Key Rulings Dilute Power of U.S. Patents

Rhett Pardon
WASHINGTON — The U.S. Supreme Court on Monday in two separate opinions has reversed the Federal Circuit — the U.S. appeals court that has jurisdiction over patent appeals — over several key areas of patent law.

The rulings are important for online adult businesses because so many imperative decision-making processes involve what types of technology to employ and what to avoid.

In one case, the justices ruled that Microsoft Corp., under current federal law, doesn’t owe AT&T Corp. patent royalties on software contained on foreign produced and sold computers.

The other case reversed a lower appeals court test for when a patent is too obvious to warrant protection under federal law. The Federal Circuit had developed a legal test that wrongly gave too much protection to existing patent holders at the expense of new “ordinary” innovations, justices decided.

Obviousness is a key element in defending against allegations of infringement because it allows an accused company the chance to prove a claimed invention is just the obvious next step in existing technology. If obviousness can be proven, the patent is invalid, and the infringement lawsuit is over.

“The ‘obviousness’ case is very good to hear,” online adult observer Brandon Shalton told XBIZ.

Shalton, who has a history of passionate adult industry activism including establishing websites opposing the creation of the recently nixed .XXX top-level domain name and the Acacia patent lawsuit, leads Cydata Services, creator of the T3 traffic analyzation software, and writes a blog for XBIZ.

For years, online adult companies have closely followed the Acacia patent suit against a dozen adult industry companies, as well as numerous cable and satellite TV companies.

The complaints alleged that certain types of programming and activities used by the defendants — including pay-per-view, video-on-demand and digital ad insertion — are infringing on one or more of Acacia’s digital media transmission patents.

Even the adult industry’s leading lady, Jenna Jameson, spoke out against Acacia, accusing the patent holder of “stumbling” in its pursuit of enforcing its DMT patents.

But as the three-year-old case continues to wend its way through U.S. District Court, the judge in the case has pared the defendant’s liability.

“The cable and satellite folks have taken up the brunt of things,” Shalton said. “The last I checked, four out of five patents were taken care of. It’s just a matter of time for the last one to the point where the patent doesn’t apply to anyone.”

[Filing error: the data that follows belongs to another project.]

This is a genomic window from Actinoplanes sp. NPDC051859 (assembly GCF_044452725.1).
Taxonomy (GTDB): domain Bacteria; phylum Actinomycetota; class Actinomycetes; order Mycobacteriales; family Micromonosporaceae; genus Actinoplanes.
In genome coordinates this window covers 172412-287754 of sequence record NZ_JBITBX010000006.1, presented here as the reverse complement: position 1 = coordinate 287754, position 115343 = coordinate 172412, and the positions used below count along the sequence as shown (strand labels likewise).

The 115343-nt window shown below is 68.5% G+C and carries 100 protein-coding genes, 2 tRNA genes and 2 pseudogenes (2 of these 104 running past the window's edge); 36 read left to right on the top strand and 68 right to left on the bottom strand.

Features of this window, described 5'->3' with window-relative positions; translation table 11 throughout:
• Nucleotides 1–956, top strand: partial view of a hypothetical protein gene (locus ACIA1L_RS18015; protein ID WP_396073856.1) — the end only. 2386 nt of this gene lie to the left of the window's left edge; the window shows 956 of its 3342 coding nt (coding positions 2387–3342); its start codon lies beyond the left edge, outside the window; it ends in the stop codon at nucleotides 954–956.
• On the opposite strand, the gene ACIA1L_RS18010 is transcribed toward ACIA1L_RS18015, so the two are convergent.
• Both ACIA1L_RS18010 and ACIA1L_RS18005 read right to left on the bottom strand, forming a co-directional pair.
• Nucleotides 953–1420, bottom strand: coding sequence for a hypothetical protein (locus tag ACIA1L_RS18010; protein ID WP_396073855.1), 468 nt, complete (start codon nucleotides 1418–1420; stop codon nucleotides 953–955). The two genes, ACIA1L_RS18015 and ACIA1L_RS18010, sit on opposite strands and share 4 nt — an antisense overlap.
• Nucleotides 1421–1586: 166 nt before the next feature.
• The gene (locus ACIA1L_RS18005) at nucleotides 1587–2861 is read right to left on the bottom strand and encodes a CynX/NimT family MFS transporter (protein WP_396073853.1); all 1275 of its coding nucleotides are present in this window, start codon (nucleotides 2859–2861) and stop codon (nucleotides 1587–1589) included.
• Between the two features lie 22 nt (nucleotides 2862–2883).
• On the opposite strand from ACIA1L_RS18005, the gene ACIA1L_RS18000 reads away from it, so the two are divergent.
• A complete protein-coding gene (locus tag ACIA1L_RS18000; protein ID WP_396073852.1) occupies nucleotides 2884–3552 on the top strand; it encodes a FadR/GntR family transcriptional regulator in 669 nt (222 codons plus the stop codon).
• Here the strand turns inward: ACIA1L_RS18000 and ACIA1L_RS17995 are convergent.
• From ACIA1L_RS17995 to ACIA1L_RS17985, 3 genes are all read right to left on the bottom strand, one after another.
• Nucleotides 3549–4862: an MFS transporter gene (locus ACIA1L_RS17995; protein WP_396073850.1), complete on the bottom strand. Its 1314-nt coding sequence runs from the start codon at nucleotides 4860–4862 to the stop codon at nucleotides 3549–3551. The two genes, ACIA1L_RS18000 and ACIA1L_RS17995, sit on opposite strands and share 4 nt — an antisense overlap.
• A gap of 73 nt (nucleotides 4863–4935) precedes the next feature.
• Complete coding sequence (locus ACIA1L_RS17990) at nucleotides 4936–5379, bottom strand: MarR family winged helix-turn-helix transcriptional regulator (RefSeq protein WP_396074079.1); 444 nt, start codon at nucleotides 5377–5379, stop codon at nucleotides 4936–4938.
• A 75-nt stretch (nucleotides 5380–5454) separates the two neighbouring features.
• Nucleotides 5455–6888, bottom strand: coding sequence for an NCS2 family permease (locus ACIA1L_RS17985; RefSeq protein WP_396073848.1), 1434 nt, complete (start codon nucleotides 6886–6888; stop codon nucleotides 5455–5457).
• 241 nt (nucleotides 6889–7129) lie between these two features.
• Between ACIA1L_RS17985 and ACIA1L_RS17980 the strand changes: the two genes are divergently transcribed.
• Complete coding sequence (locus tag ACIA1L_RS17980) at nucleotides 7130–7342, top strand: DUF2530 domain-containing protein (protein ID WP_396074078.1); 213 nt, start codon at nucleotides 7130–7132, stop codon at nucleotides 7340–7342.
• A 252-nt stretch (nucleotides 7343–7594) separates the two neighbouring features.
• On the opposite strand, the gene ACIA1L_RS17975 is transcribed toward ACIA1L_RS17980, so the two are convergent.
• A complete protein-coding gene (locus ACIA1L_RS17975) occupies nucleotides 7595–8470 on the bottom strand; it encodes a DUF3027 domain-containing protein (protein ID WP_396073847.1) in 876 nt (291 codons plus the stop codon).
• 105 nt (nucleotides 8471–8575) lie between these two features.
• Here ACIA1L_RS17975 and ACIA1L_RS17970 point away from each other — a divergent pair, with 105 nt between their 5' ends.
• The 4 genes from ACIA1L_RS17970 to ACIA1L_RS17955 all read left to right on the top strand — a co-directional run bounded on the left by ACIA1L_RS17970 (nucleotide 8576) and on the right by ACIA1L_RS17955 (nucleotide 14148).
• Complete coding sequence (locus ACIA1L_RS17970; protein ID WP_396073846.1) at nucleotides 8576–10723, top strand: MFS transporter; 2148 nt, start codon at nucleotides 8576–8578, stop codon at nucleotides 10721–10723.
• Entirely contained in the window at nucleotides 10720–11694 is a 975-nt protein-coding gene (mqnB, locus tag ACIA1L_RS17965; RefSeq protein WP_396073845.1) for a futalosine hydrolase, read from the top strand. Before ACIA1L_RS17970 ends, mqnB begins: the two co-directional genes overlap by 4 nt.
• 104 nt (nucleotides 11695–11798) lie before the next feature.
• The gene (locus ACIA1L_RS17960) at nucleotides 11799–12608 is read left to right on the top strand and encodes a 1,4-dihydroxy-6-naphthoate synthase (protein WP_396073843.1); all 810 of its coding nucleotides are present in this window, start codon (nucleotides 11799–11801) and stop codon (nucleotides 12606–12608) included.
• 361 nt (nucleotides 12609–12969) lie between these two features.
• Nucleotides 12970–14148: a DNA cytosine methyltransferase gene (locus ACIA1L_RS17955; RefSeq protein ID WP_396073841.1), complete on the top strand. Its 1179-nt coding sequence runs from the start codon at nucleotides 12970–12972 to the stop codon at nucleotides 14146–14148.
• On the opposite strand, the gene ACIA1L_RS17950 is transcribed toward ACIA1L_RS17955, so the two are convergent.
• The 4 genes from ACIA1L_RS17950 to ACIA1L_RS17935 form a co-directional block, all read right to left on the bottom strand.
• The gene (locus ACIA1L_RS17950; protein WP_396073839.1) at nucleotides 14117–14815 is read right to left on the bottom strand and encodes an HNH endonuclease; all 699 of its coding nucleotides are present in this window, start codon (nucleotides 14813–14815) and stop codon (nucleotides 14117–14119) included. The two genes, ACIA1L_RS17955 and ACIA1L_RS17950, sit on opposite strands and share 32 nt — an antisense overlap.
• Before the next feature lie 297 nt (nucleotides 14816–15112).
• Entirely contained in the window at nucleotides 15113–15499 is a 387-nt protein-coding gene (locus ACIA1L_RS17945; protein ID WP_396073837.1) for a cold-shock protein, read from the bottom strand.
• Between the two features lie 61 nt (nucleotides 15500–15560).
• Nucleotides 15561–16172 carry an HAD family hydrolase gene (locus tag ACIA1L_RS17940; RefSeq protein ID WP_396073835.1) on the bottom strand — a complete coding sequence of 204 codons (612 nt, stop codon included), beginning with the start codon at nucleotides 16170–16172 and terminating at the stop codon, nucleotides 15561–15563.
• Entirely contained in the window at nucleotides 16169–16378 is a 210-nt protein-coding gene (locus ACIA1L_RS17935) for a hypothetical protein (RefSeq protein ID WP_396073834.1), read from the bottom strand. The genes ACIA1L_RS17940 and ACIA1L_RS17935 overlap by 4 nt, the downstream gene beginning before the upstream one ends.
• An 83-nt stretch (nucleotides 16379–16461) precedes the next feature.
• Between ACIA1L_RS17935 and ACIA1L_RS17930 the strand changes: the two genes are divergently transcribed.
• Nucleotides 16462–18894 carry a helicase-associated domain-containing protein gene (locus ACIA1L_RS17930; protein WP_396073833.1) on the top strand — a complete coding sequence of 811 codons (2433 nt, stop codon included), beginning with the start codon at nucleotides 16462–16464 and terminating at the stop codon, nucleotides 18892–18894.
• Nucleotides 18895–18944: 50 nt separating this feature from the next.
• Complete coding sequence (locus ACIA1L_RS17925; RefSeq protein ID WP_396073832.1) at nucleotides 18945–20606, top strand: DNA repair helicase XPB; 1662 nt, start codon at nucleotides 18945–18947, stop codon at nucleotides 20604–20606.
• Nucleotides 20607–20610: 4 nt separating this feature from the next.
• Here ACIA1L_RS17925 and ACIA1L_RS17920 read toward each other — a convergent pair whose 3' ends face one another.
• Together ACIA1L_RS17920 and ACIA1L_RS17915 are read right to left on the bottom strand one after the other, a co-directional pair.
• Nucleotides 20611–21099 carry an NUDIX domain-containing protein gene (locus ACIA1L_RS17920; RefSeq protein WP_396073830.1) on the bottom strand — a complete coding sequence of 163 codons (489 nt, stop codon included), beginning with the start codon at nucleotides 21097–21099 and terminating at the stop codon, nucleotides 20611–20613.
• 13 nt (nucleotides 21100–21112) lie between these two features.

In one of Monday’s ruling, the court noted again that fast-paced technological advances are facing off against limits in current patent law.

“If the patent law is to be adjusted better ... the alteration should be made after focused legislative consideration,” Justice Ruth Bader Ginsburg said in majority opinion of the Microsoft-AT&T case.

The court said that U.S. patent laws generally stop at the nation’s borders.

“If AT&T desires to prevent copying abroad, its remedy today lies in obtaining and enforcing foreign patents,” Ginsburg said.

At issue in the case was whether Microsoft violated an AT&T patent on digital speech compression processes when it sent its Windows operating software covering that patent overseas for production and sale outside the U.S.

The legal question at issue is whether software code, which isn’t patentable, is nonetheless a component of a patented device and covered by U.S. patent law that treats domestic and foreign production differently.

The high court’s ruling on patent obviousness involved a dispute over gasoline pedal designs between KSR International Inc. and Teleflex Inc.

The Federal Circuit had ruled that a design by Teleflex for electronically controlled gas pedals qualified for patent protection despite being a combination of existing inventions, allowing the company to assert patent claims on similar inventions.

In taking up the case, the high court looked at whether the Federal Circuit, through changes to a long-standing “obviousness” test in patent law, had wrongly made it harder for a challenger like KSR to avoid patent claims by the holder of a similar patented design.

“The results of ordinary innovation are not the subject of exclusive rights under the patent laws,” Justice Anthony Kennedy wrote. “Were it otherwise patents might stifle rather than promote the progress of useful arts.”

The cases are Microsoft vs. AT&T, No. 05-1056, and KSR International vs. Teleflex Inc., No. 04-1350.